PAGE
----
• Don’t be concerned about overtime. 5-10 hours of overtime per week makes most employees happy. But, any more than that, makes them less productive. However, I believe that limited over-time actually improves your bottom line. To learn the reasons why “Click Here”.
  • Some projects are “losers”. Try to pass-up most of them.

Always calculate your estimated hours and other costs including profit and never take on a project that the Architects Fee doesn’t correlate well.

I have just shared with you some of the fee “secrets” that took me 35 years to perfect. Apply my advice and use your best judgment; your proposals will win you work.

To learn about FEE CALCULATIONS “Click Here“‘

To discover HIGHER PROFITS “Click Hear“.

To find out about the benefits of OVERTIME “Click Here“.

Excerpted from The “Complete Guide” to CONSULTING ENGINEERING © 2015 John D. Gaskell. Used with permission of Professional Value Books, Inc. All rights reserved. See DISCLAIMER and order at Use discount code “paperback” and save.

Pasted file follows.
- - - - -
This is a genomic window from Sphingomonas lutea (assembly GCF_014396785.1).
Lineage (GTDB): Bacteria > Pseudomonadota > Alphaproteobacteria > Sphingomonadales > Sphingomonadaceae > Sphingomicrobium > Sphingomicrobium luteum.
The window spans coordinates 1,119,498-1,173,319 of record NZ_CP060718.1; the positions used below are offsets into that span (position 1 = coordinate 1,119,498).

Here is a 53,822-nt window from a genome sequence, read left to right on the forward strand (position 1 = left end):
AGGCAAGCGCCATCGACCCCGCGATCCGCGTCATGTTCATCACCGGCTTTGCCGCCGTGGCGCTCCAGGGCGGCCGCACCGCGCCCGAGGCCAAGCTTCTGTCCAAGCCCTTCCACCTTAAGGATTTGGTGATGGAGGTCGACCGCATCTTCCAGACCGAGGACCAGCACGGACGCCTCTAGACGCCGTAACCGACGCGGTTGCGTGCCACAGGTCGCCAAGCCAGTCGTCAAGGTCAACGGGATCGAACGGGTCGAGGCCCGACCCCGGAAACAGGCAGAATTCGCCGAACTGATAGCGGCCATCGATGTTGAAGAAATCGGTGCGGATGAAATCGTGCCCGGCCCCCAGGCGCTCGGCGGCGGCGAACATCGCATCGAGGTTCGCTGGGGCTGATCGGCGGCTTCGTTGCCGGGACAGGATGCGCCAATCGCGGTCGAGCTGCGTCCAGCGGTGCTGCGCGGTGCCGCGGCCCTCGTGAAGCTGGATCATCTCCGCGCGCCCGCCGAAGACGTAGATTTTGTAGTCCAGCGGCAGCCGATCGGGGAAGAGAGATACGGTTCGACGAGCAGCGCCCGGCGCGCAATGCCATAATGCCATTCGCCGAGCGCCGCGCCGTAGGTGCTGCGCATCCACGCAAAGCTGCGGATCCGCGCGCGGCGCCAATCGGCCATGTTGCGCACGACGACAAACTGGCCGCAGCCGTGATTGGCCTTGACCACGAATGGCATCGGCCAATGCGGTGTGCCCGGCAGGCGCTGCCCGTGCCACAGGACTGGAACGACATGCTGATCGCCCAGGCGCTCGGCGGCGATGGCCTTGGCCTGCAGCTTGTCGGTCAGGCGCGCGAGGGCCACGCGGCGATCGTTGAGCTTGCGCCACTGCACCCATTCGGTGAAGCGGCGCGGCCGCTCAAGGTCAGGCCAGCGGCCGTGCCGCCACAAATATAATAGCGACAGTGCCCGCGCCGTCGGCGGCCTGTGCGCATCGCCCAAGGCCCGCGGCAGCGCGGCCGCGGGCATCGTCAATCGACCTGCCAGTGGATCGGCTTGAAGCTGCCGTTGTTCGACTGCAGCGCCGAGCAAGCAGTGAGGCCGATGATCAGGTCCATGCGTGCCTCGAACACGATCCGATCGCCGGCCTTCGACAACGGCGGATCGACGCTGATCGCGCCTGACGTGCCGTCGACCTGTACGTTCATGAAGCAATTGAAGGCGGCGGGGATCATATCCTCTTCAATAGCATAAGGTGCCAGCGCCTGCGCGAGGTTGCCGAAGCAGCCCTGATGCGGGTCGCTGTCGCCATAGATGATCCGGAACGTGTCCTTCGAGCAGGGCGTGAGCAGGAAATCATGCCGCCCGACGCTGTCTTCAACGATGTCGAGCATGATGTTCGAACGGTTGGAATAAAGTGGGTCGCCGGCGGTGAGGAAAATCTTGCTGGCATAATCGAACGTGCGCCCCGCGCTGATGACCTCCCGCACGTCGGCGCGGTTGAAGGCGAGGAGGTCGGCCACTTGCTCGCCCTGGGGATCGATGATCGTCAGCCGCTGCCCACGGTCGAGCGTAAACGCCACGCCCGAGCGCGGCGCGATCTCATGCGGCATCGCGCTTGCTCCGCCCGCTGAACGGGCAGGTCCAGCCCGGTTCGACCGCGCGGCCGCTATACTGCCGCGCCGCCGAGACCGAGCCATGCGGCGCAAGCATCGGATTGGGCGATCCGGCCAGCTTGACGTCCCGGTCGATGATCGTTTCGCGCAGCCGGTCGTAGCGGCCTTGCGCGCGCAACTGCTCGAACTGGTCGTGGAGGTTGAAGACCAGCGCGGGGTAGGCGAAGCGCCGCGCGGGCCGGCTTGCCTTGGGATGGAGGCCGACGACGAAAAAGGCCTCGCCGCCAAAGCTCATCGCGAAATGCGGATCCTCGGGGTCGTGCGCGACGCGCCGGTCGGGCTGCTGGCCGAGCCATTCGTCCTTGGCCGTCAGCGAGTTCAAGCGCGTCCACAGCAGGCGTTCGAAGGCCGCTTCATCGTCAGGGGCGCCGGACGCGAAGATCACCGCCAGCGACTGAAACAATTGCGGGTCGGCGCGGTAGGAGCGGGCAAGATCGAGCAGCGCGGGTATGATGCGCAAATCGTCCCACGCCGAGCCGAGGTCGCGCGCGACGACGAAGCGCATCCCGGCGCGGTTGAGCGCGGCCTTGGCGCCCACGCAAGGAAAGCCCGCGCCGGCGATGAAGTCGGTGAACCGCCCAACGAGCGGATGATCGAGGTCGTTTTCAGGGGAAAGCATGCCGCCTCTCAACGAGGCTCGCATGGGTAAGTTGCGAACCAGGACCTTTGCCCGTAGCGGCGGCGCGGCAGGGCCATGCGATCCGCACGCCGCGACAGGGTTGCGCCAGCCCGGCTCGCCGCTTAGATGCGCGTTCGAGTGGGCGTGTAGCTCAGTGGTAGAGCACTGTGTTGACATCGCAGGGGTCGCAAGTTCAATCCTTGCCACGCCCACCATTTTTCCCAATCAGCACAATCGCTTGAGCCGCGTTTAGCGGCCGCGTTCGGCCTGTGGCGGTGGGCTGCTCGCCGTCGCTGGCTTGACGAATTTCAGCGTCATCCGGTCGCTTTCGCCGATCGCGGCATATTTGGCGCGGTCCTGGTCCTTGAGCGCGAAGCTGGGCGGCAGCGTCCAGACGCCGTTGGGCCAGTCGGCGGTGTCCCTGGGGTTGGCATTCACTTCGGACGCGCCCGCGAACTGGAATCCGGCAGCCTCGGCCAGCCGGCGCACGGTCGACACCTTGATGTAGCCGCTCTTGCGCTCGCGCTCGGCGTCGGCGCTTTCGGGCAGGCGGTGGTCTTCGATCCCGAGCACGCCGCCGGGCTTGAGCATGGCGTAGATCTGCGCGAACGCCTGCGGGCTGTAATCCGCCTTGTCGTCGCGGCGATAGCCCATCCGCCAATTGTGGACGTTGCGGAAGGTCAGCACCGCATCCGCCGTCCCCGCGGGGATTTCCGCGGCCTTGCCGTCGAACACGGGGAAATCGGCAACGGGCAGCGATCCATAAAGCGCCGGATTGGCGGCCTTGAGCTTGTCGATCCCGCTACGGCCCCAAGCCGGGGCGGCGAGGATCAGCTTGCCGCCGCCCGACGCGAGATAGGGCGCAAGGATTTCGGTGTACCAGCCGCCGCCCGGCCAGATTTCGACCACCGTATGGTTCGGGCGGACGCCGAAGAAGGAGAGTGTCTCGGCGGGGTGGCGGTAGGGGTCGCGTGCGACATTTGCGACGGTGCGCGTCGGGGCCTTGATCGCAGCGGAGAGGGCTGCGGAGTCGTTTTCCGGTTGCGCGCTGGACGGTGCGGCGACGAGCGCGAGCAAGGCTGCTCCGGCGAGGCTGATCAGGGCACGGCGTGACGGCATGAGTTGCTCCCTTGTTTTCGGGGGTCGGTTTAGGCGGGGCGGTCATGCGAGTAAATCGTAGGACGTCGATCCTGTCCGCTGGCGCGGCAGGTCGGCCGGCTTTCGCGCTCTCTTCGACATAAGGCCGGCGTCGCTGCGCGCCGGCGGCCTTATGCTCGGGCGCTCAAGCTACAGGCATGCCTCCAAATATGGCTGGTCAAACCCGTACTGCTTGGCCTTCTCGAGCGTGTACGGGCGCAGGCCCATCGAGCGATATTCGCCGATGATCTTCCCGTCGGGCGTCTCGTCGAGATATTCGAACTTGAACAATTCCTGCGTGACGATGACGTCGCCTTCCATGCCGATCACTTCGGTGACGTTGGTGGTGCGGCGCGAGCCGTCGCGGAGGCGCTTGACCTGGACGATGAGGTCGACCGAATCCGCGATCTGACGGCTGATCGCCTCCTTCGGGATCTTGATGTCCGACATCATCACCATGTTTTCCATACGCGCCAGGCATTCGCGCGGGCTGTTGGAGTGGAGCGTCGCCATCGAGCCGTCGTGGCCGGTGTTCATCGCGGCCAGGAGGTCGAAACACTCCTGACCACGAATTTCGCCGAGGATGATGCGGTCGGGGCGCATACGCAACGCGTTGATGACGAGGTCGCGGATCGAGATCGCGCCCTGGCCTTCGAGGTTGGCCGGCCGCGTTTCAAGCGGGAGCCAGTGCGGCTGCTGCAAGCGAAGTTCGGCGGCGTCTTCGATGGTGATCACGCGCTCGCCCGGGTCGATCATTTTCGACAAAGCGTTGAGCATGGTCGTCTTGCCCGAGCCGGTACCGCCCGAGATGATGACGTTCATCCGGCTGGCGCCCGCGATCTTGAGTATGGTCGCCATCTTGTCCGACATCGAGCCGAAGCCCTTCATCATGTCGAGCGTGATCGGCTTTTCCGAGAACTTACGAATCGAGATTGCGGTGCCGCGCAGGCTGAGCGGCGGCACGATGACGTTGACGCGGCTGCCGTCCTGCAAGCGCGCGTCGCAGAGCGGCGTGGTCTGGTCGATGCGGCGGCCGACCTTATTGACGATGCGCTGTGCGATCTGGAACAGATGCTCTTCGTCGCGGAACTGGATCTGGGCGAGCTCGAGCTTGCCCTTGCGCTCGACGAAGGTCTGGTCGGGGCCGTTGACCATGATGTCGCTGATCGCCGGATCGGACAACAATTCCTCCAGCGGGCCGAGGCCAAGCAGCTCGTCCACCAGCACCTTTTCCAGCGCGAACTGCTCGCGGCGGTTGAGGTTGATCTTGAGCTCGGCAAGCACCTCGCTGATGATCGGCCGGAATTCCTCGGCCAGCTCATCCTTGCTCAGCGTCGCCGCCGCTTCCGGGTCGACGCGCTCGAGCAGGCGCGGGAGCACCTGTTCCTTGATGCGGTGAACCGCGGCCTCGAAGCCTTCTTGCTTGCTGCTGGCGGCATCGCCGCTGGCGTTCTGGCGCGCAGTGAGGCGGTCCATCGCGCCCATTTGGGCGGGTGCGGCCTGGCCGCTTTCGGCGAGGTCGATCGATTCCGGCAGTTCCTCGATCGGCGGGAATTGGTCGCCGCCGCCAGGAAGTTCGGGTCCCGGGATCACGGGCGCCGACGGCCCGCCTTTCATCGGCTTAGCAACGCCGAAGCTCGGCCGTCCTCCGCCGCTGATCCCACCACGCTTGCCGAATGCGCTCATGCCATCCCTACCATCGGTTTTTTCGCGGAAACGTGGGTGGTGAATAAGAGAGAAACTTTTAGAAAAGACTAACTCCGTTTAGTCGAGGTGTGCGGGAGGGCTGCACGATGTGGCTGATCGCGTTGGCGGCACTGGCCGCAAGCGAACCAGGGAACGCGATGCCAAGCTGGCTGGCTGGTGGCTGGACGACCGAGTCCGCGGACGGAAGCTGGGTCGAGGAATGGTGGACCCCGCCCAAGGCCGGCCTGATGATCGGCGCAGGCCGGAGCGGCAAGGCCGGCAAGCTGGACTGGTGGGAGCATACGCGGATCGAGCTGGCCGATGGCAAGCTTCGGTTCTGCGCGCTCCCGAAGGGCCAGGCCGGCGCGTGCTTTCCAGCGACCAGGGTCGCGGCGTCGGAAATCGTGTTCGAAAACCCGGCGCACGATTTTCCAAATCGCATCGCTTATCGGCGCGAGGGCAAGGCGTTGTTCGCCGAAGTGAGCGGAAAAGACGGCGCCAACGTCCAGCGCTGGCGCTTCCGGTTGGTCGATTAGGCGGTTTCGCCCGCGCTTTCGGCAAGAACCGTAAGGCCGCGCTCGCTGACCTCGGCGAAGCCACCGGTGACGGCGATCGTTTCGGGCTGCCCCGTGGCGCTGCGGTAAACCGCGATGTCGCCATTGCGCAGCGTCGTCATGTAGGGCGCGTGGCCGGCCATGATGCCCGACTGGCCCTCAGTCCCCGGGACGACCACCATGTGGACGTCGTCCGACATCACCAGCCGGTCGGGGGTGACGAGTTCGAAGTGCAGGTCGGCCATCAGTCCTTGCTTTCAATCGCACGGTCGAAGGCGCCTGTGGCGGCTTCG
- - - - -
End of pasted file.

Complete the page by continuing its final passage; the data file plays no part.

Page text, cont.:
Posted on

Higher Architects Profits

Hiring outside consulting engineers guarantees higher architects profits. Here is the proof.

Architects are normally paid a fee based on either a fixed dollar amount or a percentage of construction cost. Based on the project budget and the use of a current cost data book, it is easy to calculate the approximate construction cost of a consultant’s discipline.

Traditionally outside consulting engineers charge a fee that is less than the architect’s fee as it relates to the construction cost of the consulting engineers discipline. The difference is guaranteed higher architects profits.

Continue reading Higher Architects Profits

Posted on

Consulting Engineering Fee Proposal


Prepare a fee proposal letter, using this included example as a guide. Don’t put your fee proposal letter in your operations manual. This is not something that you want to share.

This document needs to be revised to suit your practice and disciplines. I am not qualified to offer legal advice. Make sure that your legal counsel reviews and approves your final document. Most of my fee proposal letter is self-explanatory, but note the following:

The SCOPE OF PROJECT is unique for each assignment. Delete the example and insert the scope for your project.